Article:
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The journey to your ear

(published 28 March 2010 in The Buenos Aires Herald)

In the old days, after the artist, it was about the instrument. That’s why people would go to such lengths to steal a Stradivarius. Today, in the era of amplified and recorded sound, much of the action takes place once the sound leaves the instrument and begins its long journey to your ear.

The ability to make beautiful sounds is power, just as the gift of turning words into poetry is power. Art is power. There are those who chase financial power; others chase political power; but the most ambitious and arrogant are those of us who chase artistic power because art trumps all those lesser powers and even trumps death. (Just ask Orpheus.)

In writing there is the pursuit of the perfect word, the word that through its ingenuity, unexpectedness and perfection, pierces the reader’s heart like an arrow. In music, it is the pursuit of tone.

Anyone can make a note. Most can learn to place a few notes together, but that is just the beginning of the adventure. The real action is what you say with that note and how you say it. A single note can say it all – if it is said right.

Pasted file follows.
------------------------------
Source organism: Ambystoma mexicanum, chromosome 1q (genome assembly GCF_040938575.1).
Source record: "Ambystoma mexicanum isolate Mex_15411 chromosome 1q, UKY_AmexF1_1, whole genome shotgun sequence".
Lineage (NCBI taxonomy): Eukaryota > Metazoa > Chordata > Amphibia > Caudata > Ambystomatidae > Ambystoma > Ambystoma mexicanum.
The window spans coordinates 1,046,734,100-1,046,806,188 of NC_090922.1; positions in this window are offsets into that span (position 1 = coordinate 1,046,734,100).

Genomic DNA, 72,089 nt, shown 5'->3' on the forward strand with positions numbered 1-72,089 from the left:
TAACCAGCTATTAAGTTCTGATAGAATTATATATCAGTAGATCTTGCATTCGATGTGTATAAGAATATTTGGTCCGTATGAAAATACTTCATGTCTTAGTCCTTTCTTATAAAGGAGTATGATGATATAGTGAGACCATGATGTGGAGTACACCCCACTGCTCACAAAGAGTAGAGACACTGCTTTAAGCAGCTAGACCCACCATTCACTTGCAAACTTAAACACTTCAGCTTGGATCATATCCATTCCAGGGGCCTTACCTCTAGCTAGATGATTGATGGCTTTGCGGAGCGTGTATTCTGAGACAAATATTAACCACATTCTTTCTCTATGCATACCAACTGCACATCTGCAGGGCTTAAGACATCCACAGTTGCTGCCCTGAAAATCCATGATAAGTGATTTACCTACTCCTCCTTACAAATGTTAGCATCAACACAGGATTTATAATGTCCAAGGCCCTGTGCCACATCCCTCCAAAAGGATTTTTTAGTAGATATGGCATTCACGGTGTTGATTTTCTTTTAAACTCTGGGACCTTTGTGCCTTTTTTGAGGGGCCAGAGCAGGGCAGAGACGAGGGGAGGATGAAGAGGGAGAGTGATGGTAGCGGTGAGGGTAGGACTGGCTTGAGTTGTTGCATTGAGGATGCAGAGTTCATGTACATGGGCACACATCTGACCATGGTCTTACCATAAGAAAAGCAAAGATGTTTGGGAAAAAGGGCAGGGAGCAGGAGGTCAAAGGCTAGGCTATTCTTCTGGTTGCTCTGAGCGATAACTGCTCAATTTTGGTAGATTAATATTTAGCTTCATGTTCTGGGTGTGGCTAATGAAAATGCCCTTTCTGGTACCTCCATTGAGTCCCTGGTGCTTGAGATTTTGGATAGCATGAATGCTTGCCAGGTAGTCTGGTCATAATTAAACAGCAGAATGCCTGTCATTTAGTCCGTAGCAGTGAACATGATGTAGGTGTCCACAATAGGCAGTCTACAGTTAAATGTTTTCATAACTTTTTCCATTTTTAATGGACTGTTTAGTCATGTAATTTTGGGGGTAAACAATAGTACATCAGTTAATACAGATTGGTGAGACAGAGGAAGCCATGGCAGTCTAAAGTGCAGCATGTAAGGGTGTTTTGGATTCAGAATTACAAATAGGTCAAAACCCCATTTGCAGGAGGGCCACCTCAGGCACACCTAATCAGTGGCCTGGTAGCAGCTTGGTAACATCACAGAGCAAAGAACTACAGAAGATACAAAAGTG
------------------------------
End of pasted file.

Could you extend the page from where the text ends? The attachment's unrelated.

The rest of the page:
Anyone can make a note. Most can learn to place a few notes together, but that is just the beginning of the adventure. The real action is what you say with that note and how you say it. A single note can say it all – if it is said right.


I am testing out a new piece of equipment for my harmonica. It is a small black box with an array of buttons and knobs on it and a foot pedal (like the gas pedal on a car) on the right side. There are LED lights that tell me which section of the device is active or not and there is one LED that flashes in time to the tempo. (The black box is called a VOX ToneLab, which will mean something to you if you are a gearhead, but is immaterial since it doesn’t matter what it’s called: it’s about what it does.)

I plug the cable of my harmonica microphone into it and another cable takes the sound to an amplifier or PA system. I play my harmonica into the mic. The signal travels through wires and electronics and comes out the other end. In the middle, I have only a vague, layman’s understanding of the magic process, but what comes out the other side thrills me. I play with the dials and discover sounds that move me to tears.

It is a mystery to me why this happens. It is enough for me to know that it happens, to let it happen and to be grateful that it does.

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